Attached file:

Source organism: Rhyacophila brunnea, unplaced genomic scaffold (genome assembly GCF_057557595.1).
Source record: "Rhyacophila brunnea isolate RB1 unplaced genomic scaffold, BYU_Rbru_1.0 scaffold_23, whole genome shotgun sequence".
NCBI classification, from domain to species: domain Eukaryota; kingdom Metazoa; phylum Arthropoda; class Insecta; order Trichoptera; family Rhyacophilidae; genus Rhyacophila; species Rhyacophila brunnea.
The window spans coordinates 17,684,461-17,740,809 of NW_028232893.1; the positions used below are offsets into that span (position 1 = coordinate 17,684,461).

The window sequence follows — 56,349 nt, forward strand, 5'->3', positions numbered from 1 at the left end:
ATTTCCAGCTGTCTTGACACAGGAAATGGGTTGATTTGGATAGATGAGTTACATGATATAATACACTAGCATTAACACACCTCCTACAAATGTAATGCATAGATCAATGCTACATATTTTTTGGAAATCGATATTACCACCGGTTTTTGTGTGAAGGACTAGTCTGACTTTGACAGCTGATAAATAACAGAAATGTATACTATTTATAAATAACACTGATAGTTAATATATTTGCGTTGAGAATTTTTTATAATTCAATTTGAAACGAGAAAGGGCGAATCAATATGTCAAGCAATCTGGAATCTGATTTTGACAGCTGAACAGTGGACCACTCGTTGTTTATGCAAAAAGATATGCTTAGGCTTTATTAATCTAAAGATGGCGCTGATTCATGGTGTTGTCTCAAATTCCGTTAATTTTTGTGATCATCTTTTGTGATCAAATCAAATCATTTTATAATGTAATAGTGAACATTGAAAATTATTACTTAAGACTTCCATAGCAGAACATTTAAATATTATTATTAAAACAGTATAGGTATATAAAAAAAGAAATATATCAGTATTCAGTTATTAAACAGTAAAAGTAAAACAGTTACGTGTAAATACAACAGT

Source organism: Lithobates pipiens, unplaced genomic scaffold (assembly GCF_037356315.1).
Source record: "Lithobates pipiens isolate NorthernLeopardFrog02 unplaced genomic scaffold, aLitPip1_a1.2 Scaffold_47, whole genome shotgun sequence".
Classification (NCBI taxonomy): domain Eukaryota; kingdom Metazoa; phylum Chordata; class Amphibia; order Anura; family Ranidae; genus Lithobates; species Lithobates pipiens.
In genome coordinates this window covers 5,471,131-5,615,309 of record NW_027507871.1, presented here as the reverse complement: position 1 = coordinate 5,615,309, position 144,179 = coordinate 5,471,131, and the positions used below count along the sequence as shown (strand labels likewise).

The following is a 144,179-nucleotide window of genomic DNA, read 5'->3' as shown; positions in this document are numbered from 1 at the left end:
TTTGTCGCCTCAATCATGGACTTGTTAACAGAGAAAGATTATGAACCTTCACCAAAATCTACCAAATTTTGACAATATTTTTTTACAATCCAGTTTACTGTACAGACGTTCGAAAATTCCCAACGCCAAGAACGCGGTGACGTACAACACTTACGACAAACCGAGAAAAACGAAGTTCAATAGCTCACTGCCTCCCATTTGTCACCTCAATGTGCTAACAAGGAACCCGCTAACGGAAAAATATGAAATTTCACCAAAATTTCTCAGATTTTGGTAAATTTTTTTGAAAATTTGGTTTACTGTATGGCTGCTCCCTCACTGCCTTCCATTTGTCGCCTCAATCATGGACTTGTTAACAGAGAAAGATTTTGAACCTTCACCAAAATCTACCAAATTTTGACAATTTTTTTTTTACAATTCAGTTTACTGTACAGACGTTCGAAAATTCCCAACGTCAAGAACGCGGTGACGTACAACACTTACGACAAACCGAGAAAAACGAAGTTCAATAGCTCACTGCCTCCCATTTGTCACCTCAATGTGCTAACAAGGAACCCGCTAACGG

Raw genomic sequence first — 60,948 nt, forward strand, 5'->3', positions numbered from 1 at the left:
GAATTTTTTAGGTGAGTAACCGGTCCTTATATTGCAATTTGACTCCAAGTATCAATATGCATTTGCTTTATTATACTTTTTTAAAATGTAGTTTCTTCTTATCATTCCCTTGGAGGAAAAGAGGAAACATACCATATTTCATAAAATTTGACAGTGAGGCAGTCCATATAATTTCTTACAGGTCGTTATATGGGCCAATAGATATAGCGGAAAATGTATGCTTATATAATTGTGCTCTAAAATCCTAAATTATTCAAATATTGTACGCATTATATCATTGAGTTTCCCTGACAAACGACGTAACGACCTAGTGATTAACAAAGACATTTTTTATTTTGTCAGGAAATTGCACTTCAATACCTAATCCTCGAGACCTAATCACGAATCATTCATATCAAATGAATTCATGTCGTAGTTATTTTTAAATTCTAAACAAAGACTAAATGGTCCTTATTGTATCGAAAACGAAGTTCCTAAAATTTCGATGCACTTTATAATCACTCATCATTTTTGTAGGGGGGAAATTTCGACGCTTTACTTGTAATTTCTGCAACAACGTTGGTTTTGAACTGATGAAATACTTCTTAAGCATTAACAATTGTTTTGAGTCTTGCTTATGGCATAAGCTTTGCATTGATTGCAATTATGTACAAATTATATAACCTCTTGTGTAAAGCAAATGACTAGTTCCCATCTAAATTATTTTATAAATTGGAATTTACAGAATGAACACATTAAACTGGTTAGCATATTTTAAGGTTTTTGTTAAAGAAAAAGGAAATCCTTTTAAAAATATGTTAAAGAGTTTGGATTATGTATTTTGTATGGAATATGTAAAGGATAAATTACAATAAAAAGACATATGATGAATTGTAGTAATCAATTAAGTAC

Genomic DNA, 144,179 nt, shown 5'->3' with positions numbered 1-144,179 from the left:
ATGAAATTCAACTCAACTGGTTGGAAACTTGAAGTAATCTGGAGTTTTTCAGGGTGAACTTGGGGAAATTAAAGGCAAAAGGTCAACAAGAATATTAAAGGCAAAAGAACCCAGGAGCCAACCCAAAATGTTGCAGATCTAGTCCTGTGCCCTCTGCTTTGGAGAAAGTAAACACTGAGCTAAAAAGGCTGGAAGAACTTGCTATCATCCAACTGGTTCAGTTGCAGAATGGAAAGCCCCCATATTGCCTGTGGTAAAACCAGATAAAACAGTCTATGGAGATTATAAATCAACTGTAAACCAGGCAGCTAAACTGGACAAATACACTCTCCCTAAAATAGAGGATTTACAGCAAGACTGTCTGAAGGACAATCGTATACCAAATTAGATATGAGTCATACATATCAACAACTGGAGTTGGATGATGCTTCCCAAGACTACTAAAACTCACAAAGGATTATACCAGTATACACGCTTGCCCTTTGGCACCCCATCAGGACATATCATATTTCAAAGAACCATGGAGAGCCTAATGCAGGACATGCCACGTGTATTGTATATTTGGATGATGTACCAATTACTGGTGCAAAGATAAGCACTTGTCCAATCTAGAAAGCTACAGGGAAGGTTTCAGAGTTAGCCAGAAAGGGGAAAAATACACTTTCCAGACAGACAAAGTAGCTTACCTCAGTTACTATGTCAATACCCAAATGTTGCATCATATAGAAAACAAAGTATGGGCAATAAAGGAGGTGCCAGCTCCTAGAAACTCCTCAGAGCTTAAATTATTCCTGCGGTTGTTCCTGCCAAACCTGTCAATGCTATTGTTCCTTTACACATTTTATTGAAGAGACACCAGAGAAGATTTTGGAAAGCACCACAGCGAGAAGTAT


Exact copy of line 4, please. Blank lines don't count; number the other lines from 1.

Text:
The window spans coordinates 17,684,461-17,740,809 of NW_028232893.1; the positions used below are offsets into that span (position 1 = coordinate 17,684,461).